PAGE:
(HealthDay News) — Patients with surgical admissions at critical access hospitals (CAHs) more often have hospital transfers, according to a study published online May 14 in JAMA Surgery.
Adam J. Gadzinski, MD, from the University of Michigan Health System in Ann Arbor, and colleagues analyzed data from the Nationwide Inpatient Sample (2005–2009) and the American Hospital Association to examine discharge practice patterns after surgical admissions at CAHs. Participants underwent common surgical procedures at CAHs or non-CAHs.
The researchers found that a greater proportion of patients from CAHs were transferred to another hospital for each of six common inpatient surgical procedures (P<0.01). However, for all but one procedure examined, the likelihood of receiving post-acute care was lower for patients discharged from CAHs (P<0.01; except transurethral resection of the prostate: P=0.76). In analyses adjusted for patient and hospital factors, the likelihood of transfer by CAHs persisted for three procedures: hip replacement (odds ratio [OR], 1.90), colorectal cancer resection (OR, 3.37), and cholecystectomy (OR, 1.67) (P<0.05 for each); differences in post-acute care did not persist. For Medicare beneficiaries treated in CAHs, discharge with post-acute care was less likely after hip fracture repair and hip replacement (ORs, 0.65 and 0.70, respectively).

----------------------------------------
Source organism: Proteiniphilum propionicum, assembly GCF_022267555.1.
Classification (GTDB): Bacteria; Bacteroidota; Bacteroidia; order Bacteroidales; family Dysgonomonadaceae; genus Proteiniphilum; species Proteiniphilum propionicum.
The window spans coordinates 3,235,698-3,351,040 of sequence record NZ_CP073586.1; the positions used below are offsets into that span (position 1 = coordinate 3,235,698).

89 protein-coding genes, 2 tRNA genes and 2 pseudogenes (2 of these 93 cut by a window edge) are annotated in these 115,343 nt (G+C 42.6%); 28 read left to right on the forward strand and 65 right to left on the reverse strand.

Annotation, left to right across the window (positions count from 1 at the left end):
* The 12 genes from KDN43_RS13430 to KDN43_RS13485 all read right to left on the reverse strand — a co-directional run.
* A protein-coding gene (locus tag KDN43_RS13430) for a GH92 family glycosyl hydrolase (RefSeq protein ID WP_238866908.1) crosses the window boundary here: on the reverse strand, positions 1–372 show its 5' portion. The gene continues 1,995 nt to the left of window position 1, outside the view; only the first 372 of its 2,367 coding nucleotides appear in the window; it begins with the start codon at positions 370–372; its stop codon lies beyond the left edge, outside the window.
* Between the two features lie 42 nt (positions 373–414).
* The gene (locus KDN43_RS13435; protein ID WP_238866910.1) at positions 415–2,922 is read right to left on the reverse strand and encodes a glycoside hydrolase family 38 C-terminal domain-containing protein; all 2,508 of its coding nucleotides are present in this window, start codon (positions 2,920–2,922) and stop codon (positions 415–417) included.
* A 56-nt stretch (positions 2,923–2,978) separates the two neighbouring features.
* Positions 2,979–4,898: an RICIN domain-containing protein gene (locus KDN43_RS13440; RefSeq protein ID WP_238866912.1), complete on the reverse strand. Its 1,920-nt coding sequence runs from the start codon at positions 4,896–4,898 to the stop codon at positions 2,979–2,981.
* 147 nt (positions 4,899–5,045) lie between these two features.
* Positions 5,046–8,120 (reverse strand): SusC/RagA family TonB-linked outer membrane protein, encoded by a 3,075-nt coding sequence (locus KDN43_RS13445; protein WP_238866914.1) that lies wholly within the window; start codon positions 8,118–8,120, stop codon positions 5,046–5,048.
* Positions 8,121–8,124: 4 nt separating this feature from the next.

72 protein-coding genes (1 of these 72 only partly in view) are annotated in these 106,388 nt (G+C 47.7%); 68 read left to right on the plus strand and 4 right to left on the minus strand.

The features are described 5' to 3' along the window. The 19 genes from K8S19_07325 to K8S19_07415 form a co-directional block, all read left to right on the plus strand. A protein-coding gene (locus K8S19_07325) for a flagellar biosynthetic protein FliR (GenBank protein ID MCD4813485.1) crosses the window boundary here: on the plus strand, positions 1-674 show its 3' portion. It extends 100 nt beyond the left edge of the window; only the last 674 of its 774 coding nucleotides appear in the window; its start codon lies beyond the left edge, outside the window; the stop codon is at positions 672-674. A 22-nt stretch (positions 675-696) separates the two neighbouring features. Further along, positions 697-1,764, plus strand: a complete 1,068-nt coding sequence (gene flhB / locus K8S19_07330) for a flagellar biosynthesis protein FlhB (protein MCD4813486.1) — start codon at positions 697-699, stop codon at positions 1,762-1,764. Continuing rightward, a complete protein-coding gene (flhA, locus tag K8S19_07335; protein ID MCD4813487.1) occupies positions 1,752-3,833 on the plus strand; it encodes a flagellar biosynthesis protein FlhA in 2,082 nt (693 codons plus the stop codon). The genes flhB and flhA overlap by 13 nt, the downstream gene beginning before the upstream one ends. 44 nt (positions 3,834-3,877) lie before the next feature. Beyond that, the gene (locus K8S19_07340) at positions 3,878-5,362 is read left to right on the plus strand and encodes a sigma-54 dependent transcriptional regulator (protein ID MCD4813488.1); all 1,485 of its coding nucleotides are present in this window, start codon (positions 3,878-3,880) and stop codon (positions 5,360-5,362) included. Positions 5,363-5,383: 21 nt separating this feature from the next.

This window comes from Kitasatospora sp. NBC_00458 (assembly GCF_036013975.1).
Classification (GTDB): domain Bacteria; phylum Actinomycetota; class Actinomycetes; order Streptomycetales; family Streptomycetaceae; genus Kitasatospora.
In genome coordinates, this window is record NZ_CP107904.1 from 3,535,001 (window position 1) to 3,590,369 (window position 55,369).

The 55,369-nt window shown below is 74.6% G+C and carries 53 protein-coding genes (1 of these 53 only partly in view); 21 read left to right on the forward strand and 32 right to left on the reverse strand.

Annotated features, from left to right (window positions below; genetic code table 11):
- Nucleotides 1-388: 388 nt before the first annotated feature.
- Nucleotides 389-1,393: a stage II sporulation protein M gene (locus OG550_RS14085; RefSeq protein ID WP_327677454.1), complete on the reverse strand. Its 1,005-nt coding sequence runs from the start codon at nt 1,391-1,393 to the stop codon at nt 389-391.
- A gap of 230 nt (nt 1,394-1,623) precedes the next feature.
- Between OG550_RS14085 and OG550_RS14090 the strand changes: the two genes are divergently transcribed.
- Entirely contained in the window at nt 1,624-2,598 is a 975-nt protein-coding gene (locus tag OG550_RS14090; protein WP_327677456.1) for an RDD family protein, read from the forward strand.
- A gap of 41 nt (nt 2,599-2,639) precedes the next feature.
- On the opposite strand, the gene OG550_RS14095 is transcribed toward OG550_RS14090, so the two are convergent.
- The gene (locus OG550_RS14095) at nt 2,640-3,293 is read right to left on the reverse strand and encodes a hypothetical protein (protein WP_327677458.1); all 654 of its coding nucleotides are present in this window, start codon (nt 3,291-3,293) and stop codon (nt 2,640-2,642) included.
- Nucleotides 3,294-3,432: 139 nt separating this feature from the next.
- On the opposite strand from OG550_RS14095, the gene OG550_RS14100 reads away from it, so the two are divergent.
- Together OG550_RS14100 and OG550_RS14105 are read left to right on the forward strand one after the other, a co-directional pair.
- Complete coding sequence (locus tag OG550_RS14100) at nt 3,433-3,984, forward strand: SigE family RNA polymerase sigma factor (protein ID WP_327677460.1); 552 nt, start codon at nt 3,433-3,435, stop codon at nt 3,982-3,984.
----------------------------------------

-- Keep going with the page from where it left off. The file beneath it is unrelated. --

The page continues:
“These results will affect the ongoing debate concerning CAH payment policy and its implications for health care delivery in rural communities,” the authors write.
One author disclosed financial ties to ArborMatrix and one disclosed ties to Blue Cross Blue Shield of Michigan.